At 320, the data control system performs an act in the jitter reduction process where the Time Tag Estimate, TTEstn(t) is made to converge to the Reference Time, TTRefn(t), (the difference between the Time Tag Estimate and the Reference Time is termed the jitter residual) using a low pass filter, also referred to as a Tracking Filter, to drive out errors between the Preliminary Time Tag, TTEst′n(t), computed in 314 and the Reference Time Tag computed in 312. Processing continues to 324.

At 322, the Time Tag Estimate, TTEstn(t), is not updated as in 320. Instead the Time Tag Estimate, TTEstn(t), is equated to the estimate of 314. Essentially, it is propagated using the Filtered Limited Pseudo-Period of 310, thereby avoiding crossover distortion during this period.

At 324 Time-Tag Estimate TTEstn(t) is output and the process of removing time tag jitter and crossover distortion for this event is complete.

A wide variety of alternate filters could be implemented that replace the 1st order filter used in 320 with a higher order linear filter, Nth order or a Kalman filter that has a low pass characteristic.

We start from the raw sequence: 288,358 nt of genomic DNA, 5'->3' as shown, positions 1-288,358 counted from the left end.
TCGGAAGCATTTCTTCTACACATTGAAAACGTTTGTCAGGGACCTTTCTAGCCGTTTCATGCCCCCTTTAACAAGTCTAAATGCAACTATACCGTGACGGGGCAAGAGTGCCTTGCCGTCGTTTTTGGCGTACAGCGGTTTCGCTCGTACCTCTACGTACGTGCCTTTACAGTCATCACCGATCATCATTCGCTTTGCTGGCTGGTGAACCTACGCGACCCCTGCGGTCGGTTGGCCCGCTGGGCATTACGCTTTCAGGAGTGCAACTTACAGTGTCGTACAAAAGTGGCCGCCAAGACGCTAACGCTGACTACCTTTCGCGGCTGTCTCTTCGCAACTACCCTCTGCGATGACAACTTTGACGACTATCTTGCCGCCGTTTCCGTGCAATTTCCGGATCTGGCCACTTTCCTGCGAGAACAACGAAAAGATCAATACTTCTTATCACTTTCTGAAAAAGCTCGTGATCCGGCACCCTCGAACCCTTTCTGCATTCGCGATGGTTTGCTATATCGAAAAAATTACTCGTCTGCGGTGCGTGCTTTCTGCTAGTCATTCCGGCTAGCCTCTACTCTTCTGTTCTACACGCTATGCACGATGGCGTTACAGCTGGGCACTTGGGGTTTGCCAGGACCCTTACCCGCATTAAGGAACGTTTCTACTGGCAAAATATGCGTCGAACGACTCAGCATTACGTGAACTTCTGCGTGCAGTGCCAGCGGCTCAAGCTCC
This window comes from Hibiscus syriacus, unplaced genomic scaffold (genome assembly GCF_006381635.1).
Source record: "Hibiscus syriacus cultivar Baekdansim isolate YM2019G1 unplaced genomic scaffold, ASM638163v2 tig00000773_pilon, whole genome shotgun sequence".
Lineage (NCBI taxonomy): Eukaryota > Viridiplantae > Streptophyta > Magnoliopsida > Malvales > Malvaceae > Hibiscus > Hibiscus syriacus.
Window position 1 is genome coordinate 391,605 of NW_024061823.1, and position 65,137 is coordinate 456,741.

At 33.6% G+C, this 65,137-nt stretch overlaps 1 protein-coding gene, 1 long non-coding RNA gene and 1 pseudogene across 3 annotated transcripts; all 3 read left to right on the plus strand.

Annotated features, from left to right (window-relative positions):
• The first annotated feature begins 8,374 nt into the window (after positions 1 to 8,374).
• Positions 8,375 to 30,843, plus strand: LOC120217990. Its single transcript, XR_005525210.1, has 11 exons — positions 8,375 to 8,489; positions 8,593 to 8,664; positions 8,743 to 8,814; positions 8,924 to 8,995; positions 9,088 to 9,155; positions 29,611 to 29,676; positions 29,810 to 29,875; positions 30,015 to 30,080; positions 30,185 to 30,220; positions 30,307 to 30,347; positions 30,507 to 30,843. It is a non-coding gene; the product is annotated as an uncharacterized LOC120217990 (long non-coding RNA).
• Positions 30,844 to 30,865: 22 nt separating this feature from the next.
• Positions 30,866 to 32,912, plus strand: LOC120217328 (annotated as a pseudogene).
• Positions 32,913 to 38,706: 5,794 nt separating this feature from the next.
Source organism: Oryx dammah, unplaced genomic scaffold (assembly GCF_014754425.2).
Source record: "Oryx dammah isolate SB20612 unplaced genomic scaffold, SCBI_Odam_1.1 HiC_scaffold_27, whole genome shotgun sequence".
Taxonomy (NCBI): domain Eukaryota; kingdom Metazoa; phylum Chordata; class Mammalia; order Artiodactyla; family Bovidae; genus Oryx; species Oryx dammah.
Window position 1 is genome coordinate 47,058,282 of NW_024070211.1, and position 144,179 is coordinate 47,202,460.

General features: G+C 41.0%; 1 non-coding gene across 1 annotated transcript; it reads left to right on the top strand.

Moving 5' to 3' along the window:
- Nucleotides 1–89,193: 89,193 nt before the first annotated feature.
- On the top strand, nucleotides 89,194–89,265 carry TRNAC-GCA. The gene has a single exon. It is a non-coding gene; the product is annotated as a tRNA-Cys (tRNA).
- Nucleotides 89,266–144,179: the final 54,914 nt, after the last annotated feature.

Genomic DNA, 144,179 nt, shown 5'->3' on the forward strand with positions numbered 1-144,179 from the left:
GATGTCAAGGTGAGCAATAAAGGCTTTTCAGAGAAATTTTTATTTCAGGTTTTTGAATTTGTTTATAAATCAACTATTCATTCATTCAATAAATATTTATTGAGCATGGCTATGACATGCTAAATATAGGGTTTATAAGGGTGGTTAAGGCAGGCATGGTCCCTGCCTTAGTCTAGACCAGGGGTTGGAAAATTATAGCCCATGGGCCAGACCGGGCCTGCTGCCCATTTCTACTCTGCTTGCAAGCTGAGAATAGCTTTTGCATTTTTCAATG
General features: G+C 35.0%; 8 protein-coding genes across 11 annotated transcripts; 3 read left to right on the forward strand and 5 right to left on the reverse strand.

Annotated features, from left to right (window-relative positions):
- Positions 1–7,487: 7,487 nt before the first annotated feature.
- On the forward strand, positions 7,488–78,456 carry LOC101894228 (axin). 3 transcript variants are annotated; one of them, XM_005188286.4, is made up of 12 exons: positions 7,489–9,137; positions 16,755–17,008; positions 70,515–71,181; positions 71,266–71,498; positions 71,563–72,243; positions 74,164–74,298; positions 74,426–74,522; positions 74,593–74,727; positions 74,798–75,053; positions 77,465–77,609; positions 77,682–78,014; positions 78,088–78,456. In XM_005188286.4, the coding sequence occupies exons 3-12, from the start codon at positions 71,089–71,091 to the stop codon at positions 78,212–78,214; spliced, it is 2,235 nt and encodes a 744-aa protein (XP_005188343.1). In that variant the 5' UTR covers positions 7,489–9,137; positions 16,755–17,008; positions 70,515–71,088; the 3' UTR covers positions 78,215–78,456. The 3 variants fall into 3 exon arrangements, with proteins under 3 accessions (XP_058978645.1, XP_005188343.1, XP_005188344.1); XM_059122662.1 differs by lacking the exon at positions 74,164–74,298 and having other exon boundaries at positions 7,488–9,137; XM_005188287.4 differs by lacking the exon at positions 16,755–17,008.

Example of Determining Crossover Distortion Condition

FIG. 4 is a flow diagram of an illustrative process for determining a data crossover distortion condition. At 402, the data control system 106 starts the processing to determine if a crossover distortion condition exists. At 404, a loop index, “i”, is initialized and denotes the start of a process of looping through the “m” available sensor data packets. At 406, a condition is evaluated, if the loop index, “i”, is not equal to the current data packet index, “n”, then branch processing to 422, otherwise, continue processing at 408.